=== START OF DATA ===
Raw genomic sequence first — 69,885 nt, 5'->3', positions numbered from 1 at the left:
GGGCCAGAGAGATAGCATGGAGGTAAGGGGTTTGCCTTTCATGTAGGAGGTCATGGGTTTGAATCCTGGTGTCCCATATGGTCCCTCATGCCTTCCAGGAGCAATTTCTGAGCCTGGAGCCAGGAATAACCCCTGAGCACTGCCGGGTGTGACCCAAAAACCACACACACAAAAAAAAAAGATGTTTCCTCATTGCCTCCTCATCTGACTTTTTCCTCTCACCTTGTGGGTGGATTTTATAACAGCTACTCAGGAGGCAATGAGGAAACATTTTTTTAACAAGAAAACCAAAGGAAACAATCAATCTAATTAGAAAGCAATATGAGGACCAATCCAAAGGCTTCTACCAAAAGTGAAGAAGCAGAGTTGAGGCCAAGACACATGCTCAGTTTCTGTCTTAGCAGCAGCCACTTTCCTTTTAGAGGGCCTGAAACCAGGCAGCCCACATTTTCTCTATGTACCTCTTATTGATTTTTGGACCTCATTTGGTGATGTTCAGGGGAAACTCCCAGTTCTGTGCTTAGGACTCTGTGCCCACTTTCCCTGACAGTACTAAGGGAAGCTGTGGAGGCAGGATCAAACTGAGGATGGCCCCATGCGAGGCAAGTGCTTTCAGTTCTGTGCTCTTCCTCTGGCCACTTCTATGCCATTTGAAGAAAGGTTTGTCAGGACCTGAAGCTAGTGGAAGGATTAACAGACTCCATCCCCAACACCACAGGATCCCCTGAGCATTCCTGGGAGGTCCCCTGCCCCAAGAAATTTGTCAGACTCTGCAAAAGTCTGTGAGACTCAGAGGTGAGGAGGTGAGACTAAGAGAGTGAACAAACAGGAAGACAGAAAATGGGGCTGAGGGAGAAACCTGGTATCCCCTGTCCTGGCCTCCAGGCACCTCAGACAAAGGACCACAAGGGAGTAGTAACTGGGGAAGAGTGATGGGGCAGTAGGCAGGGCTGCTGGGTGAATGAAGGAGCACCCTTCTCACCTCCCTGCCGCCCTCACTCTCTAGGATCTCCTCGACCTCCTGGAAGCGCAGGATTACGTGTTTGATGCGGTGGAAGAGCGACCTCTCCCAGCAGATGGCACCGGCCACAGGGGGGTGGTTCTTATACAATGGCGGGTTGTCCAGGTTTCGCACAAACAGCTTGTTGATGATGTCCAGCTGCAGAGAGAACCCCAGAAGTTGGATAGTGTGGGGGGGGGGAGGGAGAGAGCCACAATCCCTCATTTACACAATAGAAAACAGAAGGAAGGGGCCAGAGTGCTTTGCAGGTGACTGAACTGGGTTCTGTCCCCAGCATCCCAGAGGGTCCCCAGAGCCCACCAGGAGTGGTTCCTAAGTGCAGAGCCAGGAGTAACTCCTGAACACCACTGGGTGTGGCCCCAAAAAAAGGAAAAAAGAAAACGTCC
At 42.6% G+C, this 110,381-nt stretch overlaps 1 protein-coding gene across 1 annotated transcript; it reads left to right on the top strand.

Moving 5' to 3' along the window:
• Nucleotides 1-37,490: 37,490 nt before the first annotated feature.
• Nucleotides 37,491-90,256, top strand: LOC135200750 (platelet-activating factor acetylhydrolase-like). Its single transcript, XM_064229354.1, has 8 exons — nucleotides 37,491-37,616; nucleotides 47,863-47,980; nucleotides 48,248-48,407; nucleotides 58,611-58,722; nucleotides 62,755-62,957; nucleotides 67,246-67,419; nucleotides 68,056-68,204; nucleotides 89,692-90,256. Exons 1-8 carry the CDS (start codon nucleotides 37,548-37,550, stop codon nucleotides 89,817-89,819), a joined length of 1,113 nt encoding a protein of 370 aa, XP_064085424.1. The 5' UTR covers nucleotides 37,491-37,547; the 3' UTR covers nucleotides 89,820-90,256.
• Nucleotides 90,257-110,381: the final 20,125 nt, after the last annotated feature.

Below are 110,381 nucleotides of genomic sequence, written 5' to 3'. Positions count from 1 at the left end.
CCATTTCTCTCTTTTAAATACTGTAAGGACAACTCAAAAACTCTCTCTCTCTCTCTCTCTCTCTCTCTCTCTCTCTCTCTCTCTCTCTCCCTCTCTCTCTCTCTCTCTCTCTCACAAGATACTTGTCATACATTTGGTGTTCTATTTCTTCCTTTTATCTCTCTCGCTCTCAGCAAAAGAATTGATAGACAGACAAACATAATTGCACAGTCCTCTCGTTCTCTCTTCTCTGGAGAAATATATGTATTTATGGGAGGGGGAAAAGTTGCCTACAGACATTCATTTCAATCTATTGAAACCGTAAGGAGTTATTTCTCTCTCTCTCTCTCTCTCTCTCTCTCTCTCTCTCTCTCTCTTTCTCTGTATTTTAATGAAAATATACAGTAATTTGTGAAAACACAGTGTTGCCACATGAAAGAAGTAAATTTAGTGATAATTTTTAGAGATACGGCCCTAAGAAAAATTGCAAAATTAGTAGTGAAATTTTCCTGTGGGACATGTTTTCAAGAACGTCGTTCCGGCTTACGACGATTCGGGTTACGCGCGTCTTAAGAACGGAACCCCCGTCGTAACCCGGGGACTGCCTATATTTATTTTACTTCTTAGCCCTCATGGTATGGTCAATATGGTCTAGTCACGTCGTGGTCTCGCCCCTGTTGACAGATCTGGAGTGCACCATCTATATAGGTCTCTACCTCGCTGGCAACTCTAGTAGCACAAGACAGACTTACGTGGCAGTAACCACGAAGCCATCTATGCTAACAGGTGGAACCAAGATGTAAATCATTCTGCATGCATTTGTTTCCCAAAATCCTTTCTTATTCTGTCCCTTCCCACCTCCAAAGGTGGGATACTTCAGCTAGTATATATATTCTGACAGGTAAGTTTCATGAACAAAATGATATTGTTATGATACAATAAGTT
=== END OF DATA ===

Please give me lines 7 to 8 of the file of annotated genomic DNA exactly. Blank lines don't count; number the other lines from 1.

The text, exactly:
• Nucleotides 90,257-110,381: the final 20,125 nt, after the last annotated feature.

Below are 110,381 nucleotides of genomic sequence, written 5' to 3'. Positions count from 1 at the left end.